Researchers at the Missouri University of Science and Technology have been using a $660,000 grant from NASA to simulate stronger materials for 3D printing. Led by Dr. Frank Liou, of the school’s Laser Aided Manufacturing Process (LAMP) Laboratory, the team is using computer models to determine how to print metal combinations that will yield alloys that are more durable than their constituent parts.
The computer modelling of various additive manufacturing techniques, Liou hopes, will lead to an understanding of how different metal compositions will bond with the surfaces onto which they are deposited, with Liou saying, “In many aerospace or biomedical applications, you cannot afford metal fatigue. It is important to understand how well a deposited metal bonds to the surface.” One proposed method that Liou is pursuing is a hybrid manufacturing technique, direct laser melting combinations of metals, like steel and copper, and then polishing them with CNC.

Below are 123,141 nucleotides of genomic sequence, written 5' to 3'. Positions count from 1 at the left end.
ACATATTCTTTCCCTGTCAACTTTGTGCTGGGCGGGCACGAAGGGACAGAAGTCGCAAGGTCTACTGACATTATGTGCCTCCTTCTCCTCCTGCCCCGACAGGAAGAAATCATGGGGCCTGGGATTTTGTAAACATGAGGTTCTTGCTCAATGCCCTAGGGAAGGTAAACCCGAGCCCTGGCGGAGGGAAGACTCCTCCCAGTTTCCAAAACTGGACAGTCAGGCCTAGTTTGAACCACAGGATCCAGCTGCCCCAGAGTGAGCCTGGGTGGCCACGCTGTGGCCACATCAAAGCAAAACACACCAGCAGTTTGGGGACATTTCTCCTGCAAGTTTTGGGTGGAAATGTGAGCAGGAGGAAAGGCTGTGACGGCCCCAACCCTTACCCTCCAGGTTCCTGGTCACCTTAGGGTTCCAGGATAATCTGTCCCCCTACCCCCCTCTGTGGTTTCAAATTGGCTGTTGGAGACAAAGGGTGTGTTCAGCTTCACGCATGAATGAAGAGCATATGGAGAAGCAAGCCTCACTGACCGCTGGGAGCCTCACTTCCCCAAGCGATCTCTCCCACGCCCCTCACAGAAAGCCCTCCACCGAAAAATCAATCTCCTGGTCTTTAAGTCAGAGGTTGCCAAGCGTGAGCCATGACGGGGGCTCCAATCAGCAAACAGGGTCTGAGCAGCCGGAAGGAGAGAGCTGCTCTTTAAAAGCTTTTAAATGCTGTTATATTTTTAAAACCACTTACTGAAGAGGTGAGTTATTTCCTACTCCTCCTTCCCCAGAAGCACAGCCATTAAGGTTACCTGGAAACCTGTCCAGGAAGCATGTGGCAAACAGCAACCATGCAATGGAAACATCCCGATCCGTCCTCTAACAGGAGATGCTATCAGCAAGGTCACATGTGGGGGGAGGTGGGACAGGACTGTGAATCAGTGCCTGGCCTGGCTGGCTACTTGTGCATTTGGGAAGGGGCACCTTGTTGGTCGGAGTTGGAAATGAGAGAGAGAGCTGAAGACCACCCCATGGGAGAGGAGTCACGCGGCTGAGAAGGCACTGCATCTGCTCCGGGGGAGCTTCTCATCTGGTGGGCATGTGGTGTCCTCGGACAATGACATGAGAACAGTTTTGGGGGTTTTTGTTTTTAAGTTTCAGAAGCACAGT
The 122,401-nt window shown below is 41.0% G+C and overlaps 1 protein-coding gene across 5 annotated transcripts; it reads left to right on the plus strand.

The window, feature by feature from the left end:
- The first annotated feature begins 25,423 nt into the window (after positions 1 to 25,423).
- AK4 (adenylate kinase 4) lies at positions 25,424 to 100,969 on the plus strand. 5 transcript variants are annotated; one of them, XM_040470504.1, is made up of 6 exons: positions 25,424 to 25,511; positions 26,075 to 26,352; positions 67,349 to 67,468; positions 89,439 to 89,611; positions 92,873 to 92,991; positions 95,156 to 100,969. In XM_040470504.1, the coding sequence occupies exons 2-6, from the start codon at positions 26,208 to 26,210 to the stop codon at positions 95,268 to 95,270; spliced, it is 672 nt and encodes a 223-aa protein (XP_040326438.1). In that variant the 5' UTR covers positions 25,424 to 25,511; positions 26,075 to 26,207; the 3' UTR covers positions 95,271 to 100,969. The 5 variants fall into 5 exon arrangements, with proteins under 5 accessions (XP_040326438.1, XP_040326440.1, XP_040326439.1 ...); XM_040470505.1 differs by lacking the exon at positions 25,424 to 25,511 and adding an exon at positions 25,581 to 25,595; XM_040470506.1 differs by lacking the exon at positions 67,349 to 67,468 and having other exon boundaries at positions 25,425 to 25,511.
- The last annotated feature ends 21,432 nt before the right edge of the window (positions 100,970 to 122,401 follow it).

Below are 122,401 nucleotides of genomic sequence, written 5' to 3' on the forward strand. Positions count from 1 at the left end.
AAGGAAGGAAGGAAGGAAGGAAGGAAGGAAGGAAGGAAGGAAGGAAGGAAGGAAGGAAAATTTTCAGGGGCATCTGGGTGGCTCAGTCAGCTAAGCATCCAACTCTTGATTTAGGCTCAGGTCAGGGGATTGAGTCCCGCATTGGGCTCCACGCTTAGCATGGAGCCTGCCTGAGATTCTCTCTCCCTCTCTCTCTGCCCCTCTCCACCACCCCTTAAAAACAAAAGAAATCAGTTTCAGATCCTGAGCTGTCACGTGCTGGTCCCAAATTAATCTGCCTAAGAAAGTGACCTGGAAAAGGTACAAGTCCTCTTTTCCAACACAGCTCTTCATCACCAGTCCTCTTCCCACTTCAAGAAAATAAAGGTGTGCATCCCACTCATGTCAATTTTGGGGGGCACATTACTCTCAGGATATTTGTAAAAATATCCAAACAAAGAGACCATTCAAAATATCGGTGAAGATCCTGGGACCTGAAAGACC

With a second round of funding, a $750,000 grant from the space agency, the Missouri S&T researchers will be able to move from simulation, to the actual execution of such procedures, with the possibility to create new materials not found in nature with a variety of uses. The production of denser, stronger metal alloys, for instance, could be used for the repair of costly metal components that might otherwise be discarded, as Liou says, “Some dies or moulds could cost a quarter of a million dollars to replace.”